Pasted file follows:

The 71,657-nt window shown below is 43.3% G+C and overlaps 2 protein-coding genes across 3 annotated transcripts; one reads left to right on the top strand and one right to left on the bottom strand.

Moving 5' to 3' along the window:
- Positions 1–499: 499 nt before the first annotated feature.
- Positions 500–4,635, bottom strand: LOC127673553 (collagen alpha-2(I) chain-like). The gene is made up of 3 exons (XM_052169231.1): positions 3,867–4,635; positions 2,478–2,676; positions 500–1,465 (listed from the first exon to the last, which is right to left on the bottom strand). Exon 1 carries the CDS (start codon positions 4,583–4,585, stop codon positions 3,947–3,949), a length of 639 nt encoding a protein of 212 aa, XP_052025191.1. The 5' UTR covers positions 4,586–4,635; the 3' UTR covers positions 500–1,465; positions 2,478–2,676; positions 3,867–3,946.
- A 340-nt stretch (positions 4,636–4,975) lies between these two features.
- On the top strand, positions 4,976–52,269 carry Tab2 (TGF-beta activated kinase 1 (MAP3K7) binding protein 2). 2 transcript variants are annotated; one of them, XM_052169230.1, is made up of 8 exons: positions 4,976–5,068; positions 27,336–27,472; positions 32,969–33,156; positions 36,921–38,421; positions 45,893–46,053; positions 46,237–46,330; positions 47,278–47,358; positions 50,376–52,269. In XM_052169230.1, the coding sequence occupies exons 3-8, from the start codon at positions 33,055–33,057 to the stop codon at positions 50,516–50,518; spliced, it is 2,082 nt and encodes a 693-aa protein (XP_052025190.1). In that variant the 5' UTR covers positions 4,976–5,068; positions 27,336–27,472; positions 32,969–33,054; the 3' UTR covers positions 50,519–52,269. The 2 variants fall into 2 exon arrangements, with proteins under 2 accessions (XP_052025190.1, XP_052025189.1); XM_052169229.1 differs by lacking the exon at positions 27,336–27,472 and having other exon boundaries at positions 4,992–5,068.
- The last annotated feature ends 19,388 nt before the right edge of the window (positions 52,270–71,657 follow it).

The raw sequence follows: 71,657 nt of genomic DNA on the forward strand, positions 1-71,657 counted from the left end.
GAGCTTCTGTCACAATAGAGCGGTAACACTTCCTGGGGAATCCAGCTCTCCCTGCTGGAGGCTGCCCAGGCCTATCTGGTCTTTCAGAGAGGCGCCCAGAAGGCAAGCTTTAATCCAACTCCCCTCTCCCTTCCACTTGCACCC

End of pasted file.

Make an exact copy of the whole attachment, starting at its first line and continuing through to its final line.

The 71,657-nt window shown below is 43.3% G+C and overlaps 2 protein-coding genes across 3 annotated transcripts; one reads left to right on the top strand and one right to left on the bottom strand.

Moving 5' to 3' along the window:
- Positions 1–499: 499 nt before the first annotated feature.
- Positions 500–4,635, bottom strand: LOC127673553 (collagen alpha-2(I) chain-like). The gene is made up of 3 exons (XM_052169231.1): positions 3,867–4,635; positions 2,478–2,676; positions 500–1,465 (listed from the first exon to the last, which is right to left on the bottom strand). Exon 1 carries the CDS (start codon positions 4,583–4,585, stop codon positions 3,947–3,949), a length of 639 nt encoding a protein of 212 aa, XP_052025191.1. The 5' UTR covers positions 4,586–4,635; the 3' UTR covers positions 500–1,465; positions 2,478–2,676; positions 3,867–3,946.
- A 340-nt stretch (positions 4,636–4,975) lies between these two features.
- On the top strand, positions 4,976–52,269 carry Tab2 (TGF-beta activated kinase 1 (MAP3K7) binding protein 2). 2 transcript variants are annotated; one of them, XM_052169230.1, is made up of 8 exons: positions 4,976–5,068; positions 27,336–27,472; positions 32,969–33,156; positions 36,921–38,421; positions 45,893–46,053; positions 46,237–46,330; positions 47,278–47,358; positions 50,376–52,269. In XM_052169230.1, the coding sequence occupies exons 3-8, from the start codon at positions 33,055–33,057 to the stop codon at positions 50,516–50,518; spliced, it is 2,082 nt and encodes a 693-aa protein (XP_052025190.1). In that variant the 5' UTR covers positions 4,976–5,068; positions 27,336–27,472; positions 32,969–33,054; the 3' UTR covers positions 50,519–52,269. The 2 variants fall into 2 exon arrangements, with proteins under 2 accessions (XP_052025190.1, XP_052025189.1); XM_052169229.1 differs by lacking the exon at positions 27,336–27,472 and having other exon boundaries at positions 4,992–5,068.
- The last annotated feature ends 19,388 nt before the right edge of the window (positions 52,270–71,657 follow it).

The raw sequence follows: 71,657 nt of genomic DNA on the forward strand, positions 1-71,657 counted from the left end.
GAGCTTCTGTCACAATAGAGCGGTAACACTTCCTGGGGAATCCAGCTCTCCCTGCTGGAGGCTGCCCAGGCCTATCTGGTCTTTCAGAGAGGCGCCCAGAAGGCAAGCTTTAATCCAACTCCCCTCTCCCTTCCACTTGCACCC